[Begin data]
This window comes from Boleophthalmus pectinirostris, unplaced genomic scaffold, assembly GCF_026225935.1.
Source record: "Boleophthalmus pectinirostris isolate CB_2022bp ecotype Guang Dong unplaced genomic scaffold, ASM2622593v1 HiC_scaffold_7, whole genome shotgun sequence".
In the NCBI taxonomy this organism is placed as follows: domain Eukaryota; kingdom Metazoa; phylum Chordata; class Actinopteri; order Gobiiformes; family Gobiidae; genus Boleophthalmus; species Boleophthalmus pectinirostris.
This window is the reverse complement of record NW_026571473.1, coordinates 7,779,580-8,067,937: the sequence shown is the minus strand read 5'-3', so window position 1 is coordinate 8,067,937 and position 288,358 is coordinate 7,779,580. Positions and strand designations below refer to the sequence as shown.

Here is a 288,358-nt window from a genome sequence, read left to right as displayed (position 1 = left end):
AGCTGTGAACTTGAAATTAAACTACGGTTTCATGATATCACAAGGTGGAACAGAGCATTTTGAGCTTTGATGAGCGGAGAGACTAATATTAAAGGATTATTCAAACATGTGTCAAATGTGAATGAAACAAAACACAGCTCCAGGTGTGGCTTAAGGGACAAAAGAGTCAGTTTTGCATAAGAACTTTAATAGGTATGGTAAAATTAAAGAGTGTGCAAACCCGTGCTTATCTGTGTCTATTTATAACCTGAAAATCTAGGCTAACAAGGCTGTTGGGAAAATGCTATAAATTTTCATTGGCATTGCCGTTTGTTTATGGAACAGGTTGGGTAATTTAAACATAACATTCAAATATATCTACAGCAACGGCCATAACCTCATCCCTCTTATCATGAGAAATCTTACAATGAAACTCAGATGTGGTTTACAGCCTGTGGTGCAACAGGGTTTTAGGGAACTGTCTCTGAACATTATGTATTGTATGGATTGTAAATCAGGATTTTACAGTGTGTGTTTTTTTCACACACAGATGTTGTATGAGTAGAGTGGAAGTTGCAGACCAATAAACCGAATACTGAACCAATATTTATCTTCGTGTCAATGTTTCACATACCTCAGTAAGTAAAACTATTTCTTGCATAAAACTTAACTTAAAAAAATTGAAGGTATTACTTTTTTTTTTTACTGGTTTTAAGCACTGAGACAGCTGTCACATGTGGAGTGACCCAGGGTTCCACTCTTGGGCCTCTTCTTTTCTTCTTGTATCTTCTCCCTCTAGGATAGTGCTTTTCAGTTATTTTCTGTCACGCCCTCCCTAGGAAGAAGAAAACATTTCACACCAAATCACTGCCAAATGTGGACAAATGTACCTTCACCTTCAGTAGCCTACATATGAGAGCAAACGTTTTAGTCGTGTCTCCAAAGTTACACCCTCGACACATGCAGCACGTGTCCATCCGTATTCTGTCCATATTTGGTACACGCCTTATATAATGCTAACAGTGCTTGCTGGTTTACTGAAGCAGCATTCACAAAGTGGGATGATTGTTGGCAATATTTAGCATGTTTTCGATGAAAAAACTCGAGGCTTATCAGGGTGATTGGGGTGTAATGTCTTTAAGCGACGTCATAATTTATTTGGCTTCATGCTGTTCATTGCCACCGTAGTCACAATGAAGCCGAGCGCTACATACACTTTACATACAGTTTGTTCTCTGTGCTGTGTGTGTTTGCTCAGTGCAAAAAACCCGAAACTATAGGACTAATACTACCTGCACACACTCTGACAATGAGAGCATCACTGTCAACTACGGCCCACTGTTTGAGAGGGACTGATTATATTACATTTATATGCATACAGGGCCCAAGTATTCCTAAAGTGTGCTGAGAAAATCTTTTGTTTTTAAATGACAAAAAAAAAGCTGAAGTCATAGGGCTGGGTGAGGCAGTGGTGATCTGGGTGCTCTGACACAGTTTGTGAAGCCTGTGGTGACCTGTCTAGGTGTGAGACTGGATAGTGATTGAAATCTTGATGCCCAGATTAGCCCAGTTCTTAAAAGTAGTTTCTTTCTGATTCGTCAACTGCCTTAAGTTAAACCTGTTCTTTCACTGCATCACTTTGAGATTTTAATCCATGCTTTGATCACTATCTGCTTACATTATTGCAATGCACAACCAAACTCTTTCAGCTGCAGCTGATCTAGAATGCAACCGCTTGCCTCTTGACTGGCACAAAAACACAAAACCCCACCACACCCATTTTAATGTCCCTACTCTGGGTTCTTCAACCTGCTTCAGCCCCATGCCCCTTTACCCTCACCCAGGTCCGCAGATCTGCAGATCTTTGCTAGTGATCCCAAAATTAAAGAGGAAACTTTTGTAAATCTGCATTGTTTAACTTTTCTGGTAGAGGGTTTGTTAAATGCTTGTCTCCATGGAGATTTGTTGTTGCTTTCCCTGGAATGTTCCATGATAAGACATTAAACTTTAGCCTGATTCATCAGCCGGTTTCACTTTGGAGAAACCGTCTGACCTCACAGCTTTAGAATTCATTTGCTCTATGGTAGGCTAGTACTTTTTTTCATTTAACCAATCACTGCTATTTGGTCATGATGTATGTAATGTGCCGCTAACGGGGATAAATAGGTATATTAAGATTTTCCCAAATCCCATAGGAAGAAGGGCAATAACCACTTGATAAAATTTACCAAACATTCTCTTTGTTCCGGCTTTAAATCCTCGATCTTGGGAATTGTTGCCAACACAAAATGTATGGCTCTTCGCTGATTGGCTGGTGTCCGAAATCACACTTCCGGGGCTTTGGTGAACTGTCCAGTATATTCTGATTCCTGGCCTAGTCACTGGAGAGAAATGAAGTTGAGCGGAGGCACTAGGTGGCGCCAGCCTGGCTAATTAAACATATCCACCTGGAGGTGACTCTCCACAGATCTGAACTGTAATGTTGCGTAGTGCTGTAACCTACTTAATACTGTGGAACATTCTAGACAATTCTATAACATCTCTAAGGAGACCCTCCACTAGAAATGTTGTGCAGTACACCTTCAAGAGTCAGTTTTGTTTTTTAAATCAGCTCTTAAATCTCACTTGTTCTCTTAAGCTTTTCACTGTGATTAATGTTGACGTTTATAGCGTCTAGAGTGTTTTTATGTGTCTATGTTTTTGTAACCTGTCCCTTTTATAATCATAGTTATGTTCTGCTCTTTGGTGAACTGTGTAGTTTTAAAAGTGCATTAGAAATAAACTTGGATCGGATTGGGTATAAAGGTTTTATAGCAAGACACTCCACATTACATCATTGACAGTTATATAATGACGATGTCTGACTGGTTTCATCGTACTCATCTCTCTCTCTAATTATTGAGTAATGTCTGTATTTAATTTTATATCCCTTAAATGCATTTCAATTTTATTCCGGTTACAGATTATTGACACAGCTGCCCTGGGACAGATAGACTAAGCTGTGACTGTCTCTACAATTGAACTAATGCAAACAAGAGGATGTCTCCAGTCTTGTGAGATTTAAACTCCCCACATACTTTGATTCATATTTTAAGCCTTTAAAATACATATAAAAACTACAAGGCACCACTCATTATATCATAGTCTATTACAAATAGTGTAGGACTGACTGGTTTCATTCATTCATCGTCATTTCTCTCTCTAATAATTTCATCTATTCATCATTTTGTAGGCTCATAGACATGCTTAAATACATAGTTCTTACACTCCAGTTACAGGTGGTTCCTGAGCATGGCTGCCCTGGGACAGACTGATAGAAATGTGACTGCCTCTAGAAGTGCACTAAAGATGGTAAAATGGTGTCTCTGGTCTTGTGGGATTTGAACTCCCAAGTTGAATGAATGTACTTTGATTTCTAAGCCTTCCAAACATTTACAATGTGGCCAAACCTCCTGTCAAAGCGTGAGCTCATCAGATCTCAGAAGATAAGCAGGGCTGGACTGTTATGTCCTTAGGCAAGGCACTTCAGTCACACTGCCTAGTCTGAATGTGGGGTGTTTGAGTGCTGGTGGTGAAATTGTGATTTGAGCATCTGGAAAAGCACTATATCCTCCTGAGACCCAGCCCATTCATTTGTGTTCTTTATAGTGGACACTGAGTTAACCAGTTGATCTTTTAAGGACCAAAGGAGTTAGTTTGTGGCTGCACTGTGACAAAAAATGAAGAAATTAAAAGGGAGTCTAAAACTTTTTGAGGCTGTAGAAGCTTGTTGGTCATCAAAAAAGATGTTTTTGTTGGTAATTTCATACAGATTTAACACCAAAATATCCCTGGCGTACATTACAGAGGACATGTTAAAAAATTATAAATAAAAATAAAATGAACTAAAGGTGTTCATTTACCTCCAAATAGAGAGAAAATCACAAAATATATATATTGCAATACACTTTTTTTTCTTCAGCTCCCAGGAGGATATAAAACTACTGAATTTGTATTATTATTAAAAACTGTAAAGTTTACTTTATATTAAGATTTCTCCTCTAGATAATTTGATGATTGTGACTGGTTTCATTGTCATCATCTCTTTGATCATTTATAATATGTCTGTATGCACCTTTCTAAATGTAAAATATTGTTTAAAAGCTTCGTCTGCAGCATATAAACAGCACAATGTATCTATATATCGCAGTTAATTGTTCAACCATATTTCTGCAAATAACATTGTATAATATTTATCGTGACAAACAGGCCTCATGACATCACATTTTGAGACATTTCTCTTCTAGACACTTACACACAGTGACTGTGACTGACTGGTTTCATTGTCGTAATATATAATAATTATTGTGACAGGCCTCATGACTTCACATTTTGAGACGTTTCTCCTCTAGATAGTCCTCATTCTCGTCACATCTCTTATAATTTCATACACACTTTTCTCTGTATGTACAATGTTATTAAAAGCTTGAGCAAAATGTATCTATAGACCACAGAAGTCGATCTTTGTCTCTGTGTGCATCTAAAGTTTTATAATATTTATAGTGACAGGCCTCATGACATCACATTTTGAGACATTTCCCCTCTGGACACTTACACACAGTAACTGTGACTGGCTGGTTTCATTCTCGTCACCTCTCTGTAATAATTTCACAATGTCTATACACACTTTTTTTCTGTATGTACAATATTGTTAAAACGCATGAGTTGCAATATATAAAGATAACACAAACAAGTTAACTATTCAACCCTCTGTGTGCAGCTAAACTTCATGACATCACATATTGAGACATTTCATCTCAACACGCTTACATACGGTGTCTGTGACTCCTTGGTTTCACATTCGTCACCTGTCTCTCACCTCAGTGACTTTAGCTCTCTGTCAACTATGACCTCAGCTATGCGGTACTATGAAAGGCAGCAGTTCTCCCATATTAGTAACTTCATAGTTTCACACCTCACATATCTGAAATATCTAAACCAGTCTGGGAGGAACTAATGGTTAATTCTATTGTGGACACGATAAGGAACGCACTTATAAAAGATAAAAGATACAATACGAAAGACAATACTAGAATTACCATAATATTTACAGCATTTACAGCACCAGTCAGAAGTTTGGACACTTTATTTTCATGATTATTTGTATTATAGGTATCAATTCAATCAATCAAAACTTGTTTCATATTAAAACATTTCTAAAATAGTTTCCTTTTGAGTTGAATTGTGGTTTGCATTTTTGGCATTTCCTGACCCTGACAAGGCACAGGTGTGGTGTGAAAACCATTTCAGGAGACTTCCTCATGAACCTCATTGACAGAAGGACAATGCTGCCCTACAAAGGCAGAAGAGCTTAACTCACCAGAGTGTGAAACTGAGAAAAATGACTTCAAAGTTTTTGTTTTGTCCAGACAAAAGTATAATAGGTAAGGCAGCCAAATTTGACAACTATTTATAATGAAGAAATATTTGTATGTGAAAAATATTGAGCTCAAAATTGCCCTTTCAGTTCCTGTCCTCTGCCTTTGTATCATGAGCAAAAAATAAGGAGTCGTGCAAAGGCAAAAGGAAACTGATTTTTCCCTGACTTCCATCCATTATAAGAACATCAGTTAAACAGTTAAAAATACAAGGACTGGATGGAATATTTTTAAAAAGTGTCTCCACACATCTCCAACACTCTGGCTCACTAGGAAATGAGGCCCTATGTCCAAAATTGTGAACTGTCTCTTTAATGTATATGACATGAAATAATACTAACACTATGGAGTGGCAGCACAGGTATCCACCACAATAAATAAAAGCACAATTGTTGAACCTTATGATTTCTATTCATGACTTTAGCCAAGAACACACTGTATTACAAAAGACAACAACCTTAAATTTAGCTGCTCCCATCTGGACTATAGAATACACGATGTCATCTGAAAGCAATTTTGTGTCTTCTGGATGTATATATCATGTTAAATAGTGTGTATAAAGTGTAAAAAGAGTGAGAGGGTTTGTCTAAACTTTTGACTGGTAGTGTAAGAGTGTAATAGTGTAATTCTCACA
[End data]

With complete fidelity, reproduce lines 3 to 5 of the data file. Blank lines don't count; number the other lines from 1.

In the NCBI taxonomy this organism is placed as follows: domain Eukaryota; kingdom Metazoa; phylum Chordata; class Actinopteri; order Gobiiformes; family Gobiidae; genus Boleophthalmus; species Boleophthalmus pectinirostris.
This window is the reverse complement of record NW_026571473.1, coordinates 7,779,580-8,067,937: the sequence shown is the minus strand read 5'-3', so window position 1 is coordinate 8,067,937 and position 288,358 is coordinate 7,779,580. Positions and strand designations below refer to the sequence as shown.

Here is a 288,358-nt window from a genome sequence, read left to right as displayed (position 1 = left end):